More often than not the assessments used to measure the academic achievement of schools (firstly) and students (secondarily) measure students receptive competencies through multiple-choice questions/extremely short responses. When these assessments measure a students productive competencies through extended response, their marking rubrics privilege content at the expense of structure, crafting and text features.
Being standardized, these assessments are cheap to develop, administer, and score.
Let’s assume that this model embraces and prioritises the wellbeing of students and teachers. Let’s further assume that teachers teach five classes and that each of the classes consists of 30 students and meets five times a week for 60 minutes.
This assumption stipulates that teachers spend 25 hours a week in class with students. Assuming every student attends class every day and every teacher spends the same amount of time with every student then every student has 2 min per class or 10 min per week of classes with their teacher.
Now let’s assume that teachers provide students with non-continuous text that summarizes content and assign every student to write an argument essay. Let’s further assume that all teachers are equally super gifted and able to read and write substantive feed back/feed forward on every essay in exactly 3 minutes.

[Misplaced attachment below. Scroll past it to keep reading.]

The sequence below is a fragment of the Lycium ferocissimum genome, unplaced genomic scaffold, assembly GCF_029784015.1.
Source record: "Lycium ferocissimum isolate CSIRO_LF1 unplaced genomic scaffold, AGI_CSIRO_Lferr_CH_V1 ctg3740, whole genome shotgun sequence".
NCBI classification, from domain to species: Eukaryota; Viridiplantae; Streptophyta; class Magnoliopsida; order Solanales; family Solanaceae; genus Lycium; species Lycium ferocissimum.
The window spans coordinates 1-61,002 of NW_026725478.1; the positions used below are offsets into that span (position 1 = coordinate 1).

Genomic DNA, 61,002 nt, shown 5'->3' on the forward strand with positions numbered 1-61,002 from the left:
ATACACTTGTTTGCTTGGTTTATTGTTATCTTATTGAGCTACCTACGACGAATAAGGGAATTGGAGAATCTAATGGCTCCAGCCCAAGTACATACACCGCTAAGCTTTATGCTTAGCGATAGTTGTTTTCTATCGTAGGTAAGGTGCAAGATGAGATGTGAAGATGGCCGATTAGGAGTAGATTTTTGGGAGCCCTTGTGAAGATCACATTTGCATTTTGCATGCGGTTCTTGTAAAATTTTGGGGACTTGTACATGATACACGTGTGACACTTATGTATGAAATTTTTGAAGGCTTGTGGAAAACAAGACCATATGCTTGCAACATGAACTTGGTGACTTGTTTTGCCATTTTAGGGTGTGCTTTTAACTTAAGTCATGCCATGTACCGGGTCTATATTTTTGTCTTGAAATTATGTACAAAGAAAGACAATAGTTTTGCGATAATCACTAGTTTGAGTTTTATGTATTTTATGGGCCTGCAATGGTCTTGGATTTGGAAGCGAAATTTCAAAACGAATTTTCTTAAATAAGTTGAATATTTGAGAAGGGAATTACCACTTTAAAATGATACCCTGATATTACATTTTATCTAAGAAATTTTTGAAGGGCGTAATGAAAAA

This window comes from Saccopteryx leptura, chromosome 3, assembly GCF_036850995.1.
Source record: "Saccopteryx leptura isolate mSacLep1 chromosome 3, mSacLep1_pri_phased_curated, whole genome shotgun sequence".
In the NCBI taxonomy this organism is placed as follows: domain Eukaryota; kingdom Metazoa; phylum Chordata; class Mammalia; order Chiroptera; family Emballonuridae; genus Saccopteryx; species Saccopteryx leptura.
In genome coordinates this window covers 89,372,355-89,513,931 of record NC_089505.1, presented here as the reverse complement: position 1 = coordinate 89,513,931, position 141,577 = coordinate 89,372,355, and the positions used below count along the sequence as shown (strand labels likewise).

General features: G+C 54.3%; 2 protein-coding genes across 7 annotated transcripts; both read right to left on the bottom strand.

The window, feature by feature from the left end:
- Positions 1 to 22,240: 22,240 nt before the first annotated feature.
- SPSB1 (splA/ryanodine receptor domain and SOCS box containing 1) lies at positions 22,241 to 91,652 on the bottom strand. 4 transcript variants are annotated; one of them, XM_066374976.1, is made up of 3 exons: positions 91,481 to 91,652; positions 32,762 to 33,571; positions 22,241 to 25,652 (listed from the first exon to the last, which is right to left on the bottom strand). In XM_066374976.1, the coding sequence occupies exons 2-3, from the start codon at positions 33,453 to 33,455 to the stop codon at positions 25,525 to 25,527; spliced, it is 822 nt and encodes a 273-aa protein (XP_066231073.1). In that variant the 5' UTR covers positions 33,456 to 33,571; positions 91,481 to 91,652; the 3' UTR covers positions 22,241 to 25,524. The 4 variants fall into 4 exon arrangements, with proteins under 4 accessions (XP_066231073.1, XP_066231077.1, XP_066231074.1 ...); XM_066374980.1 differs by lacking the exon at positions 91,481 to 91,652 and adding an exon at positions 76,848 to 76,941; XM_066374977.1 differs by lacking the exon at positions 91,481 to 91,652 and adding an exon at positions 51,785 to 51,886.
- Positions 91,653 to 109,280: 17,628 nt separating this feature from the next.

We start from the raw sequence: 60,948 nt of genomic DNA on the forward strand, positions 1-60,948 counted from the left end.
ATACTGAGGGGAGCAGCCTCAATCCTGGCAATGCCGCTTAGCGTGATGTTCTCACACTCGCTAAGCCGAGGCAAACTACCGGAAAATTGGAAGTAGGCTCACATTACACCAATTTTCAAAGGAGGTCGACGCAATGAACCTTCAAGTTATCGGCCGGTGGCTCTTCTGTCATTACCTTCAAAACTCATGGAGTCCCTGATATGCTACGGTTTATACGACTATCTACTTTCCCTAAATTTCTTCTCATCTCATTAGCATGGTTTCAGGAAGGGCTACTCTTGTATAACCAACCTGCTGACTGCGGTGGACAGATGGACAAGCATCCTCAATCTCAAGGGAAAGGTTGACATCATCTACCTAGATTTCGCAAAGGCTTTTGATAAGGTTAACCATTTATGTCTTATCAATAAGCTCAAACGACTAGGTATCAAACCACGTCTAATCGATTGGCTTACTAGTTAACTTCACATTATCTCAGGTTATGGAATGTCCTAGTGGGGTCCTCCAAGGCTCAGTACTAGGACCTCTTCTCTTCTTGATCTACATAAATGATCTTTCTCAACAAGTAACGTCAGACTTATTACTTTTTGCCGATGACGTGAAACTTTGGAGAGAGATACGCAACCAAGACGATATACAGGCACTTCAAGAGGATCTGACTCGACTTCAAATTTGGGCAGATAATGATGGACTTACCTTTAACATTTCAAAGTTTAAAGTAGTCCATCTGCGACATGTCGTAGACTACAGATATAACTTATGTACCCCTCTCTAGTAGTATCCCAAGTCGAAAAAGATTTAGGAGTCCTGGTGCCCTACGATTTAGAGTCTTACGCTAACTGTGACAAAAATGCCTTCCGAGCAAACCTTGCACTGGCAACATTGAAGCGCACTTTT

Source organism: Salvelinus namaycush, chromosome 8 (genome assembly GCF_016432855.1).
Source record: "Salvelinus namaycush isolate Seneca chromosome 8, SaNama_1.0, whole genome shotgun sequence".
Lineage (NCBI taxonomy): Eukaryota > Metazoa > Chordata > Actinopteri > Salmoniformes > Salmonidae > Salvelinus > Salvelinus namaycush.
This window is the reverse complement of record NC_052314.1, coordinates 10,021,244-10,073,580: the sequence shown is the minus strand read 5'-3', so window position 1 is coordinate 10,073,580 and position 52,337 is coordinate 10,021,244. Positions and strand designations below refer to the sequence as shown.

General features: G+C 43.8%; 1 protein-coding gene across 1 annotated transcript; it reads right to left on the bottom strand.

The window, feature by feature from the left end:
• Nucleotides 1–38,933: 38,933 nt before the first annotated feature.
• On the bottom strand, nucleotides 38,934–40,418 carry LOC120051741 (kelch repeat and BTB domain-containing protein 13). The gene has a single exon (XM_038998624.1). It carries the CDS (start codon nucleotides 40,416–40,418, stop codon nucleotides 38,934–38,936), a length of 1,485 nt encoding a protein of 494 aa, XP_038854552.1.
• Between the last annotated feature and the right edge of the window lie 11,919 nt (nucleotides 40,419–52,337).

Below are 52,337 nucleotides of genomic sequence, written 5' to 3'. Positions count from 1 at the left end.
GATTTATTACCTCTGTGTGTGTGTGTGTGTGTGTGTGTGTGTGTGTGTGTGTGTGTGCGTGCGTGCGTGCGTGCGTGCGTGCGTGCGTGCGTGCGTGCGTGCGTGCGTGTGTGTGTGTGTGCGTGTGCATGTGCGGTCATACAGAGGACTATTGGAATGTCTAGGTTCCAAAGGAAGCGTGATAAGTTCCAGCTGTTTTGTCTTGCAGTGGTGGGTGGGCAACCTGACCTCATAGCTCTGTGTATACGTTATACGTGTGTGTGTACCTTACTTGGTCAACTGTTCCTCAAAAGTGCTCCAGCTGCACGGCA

This assumption stipulates that every teacher spends 7.5 hours a week outside of class providing written feed back/feed forward (we don’t know if every student has read it, understands it, agrees with it, or finds it relevant because student response does not calculate in our assumption) and 32.5 hours in class with students. The assumption further stipulates that every student receives 13 min of support (10 min in person and 3 in writing) per teacher, per week…. does this compute
How can we ignore the multiple choice options to both privilege teachers and learners AND assess the learning and academic achievement of every student?